When Confession to God is Not Enough

June 05, 2012

Tuesday Re-mix –

Therefore confess your sins to each other and pray for each other so that you may be healed. The prayer of a righteous person is powerful and effective. James 5:16

Step 5: We admit to God, to ourselves and to another human being the exact nature of our wrongs.

[I am using these Tuesday Re-mixes for a few weeks to think (again) about addiction to self-reliance and how that addiction is one of the biggest challenges to genuine community which we face in the American church culture.]

I grew up feeling sorry for my Catholic friends because they had to confess their sins to a priest.  It seemed to me that such a thing would be the most awful experience in the world.  My particular faith community taught me that, when it came to confession, I did not need an intermediary…I could confess my sins straight to God.  To be honest, I liked that a lot more, because it was easier to fool myself into believing I had actually confessed to God than it would ever have been to fool a priest.  I could go and spend a few moments thinking about my various wrong-doings and thinking about God, and maybe even whisper a few words to God about it all, and then leave feeling like I had done the whole confession thing.  Problem solved.  Easy to fool myself!

But it’s not that easy when there is a human being on the other end of the confession who can ask you questions for clarification and can make you say the actual words…out loud…describing what you did and who can tell you when they think you’re not “owning” your fault.  That, to me, is a less flexible and less manipulatable process.  It is very much like the difference between adjusting your hair or your tie without a mirror versus actually looking at yourself in a mirror.  Suddenly, it feels much more real.

That’s why scripture calls the New Testament church to confession BOTH to God and to one another…and that’s why recovery from addiction requires step 5: admitting to God and to ourselves and to another human being the exact nature of our wrongs.  For those of us addicted to self-reliance, this whole notion cuts deep into our illness, forcing us to face perhaps our greatest fear…the loss of dignity.  After all, dignity is entirely dependent upon our perception of others’ perception of us, i.e., it is about how we believe others see us.  Confession, then, means letting go of all control of how others see us.  It is scary.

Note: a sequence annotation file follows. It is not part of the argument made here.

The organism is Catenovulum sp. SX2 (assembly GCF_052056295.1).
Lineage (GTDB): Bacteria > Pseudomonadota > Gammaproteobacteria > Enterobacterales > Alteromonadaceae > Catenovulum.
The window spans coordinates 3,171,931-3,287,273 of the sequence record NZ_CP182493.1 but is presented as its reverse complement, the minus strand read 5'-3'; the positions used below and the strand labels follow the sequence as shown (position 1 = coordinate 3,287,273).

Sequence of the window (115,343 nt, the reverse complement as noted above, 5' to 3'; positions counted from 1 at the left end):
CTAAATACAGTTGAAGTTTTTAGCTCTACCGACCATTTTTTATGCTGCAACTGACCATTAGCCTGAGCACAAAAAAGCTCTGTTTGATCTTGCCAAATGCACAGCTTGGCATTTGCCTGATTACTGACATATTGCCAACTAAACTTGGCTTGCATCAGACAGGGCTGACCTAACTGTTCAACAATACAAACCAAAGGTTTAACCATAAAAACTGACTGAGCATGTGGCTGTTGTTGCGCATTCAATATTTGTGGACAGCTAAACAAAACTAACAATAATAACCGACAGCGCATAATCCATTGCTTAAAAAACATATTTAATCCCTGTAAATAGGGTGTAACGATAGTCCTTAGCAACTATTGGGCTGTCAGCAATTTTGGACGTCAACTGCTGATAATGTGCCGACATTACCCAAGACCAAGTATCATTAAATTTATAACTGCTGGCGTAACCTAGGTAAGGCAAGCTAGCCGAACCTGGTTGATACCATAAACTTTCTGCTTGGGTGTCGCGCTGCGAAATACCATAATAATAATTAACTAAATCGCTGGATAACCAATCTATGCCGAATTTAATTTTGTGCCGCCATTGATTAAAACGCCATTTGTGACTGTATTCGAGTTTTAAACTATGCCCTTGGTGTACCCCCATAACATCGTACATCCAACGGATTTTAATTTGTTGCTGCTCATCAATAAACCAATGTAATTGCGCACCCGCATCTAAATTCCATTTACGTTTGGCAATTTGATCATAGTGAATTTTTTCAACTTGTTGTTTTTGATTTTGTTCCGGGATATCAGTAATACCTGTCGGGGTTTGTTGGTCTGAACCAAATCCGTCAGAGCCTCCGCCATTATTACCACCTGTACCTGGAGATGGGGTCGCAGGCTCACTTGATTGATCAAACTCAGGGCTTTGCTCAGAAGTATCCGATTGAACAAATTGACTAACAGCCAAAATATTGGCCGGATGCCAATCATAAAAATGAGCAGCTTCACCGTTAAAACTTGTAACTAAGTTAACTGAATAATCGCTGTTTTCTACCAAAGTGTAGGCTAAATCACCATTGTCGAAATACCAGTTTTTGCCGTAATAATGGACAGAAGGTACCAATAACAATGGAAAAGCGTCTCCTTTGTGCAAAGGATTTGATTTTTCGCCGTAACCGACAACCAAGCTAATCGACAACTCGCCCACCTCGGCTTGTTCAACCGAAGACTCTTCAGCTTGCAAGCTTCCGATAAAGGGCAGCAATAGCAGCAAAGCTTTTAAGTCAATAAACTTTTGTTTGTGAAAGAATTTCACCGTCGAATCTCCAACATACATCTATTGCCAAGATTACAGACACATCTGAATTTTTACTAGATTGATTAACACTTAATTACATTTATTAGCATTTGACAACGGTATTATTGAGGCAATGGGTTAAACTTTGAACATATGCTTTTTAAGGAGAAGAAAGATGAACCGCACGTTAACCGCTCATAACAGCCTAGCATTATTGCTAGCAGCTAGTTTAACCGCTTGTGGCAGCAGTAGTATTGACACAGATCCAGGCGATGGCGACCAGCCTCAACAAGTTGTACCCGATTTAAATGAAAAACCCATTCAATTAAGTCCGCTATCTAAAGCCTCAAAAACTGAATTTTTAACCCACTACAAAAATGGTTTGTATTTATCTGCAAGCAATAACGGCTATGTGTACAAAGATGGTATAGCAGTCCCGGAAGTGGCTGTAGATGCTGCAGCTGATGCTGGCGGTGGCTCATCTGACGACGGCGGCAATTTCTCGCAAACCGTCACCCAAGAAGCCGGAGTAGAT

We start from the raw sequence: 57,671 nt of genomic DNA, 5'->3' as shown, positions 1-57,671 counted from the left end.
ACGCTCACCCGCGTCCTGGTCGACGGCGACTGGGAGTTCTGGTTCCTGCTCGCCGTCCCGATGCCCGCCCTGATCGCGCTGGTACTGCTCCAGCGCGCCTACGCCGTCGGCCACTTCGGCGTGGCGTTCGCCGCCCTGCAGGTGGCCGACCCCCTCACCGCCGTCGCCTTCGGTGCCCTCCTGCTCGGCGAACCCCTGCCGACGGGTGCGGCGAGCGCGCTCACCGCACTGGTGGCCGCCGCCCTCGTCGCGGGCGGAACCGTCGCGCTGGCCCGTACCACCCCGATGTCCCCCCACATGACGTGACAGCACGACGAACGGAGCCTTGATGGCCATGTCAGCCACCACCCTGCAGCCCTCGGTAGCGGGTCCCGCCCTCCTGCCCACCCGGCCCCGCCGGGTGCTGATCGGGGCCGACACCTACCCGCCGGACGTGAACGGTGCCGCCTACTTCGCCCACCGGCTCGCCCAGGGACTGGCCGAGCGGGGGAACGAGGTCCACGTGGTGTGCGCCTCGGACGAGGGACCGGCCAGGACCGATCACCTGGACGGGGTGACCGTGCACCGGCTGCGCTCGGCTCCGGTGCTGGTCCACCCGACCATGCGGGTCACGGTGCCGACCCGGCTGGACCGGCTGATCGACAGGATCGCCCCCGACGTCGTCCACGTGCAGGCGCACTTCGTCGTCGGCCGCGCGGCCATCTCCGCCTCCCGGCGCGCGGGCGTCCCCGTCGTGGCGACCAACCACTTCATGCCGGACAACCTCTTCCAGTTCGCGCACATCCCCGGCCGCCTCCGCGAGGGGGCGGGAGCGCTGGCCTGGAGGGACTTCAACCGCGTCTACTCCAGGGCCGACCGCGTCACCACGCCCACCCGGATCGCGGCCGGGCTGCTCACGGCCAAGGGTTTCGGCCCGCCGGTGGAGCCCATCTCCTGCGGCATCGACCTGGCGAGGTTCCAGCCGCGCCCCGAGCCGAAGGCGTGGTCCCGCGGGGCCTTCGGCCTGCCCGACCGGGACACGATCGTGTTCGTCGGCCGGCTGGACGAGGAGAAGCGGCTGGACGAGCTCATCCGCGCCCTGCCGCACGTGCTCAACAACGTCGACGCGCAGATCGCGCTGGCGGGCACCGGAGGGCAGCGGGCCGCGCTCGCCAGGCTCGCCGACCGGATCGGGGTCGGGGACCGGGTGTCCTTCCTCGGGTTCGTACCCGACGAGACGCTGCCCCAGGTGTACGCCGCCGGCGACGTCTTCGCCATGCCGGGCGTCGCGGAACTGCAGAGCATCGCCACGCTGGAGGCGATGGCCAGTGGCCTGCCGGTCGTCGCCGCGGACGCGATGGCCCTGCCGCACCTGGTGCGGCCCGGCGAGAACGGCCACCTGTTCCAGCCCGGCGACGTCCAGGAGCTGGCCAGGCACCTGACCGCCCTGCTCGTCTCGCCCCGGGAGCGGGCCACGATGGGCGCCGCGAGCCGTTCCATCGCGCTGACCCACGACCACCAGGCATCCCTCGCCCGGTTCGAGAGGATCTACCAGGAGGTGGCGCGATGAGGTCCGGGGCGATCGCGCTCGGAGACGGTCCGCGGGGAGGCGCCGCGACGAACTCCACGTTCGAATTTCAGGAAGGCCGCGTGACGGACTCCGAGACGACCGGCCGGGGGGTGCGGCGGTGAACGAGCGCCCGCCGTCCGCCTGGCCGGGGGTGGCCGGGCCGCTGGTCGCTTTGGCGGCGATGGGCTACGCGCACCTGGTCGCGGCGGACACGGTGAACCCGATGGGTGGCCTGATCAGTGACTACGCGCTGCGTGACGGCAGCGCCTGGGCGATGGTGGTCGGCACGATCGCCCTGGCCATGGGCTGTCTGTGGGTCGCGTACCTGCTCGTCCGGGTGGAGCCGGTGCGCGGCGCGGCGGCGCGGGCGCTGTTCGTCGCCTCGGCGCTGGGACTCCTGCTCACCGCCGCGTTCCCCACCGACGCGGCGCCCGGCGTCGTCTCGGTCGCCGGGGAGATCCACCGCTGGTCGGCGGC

But do you see that, without this step, there really is no genuine healing and recovery from this particular addiction?  We can be alone in our prayer closet with God all day and night, and we can come out filled with conviction and determination to make things right, but until we learn to also find God in our brother, and allow our brother to see the truth about us and to influence us and to push us to be even better…until we learn to live in intimate community with God’s people, we have not really gotten any better.  And we certainly have not recovered from our addiction to self-reliance.

So, for this recovering self-reliance addict, I finally do arrive at the same place as my Catholic friends on this issue, though perhaps for different theological reasons.  I finally do conclude that confession to another human being, one I can trust to hold a confidence and to love me in spite of my biggest flaws, is a necessary thing for my recovery and for my Spiritual growth.  I wish it were not so, because it is so very hard to do.  But it is so.  I’m coming to grips with that.  How about you?  Have you experienced the power in confession to another human being?

© Blake Coffee
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One thought on “When Confession to God is Not Enough

  1. Michael

    I, too, was raised Catholic and have had the opportunity to look at this same issue with some perspective as a Methodist Pastor for the last 25 years. The “I don’t need to confess to anyone but Jesus” framework is indeed slippery and cheap. The post resurrection upper room account of the disciples being mandated to release others from the burden and ramifications of real sin perpetrated on all horizontal relationships is essential in human relationships and in the advancement of communal life, or in Gospel language, Kingdom life. The relief of the burden of real responsibility when it comes to sin and bad behavior was not to be remedied by extending cheap grace, which I believe is part and parcel of a cheap gospel in American Christian circles leading not to “redemption and redeeming and transformed life and living” but just more of the same, leading to essentially more frustration and a fraudulent savior who saves us from very little that really matters this side of well, eternity. The insidious nature of sin, missing the mark, is fueled by a non-confessional accountability to an invisible god somewhere.

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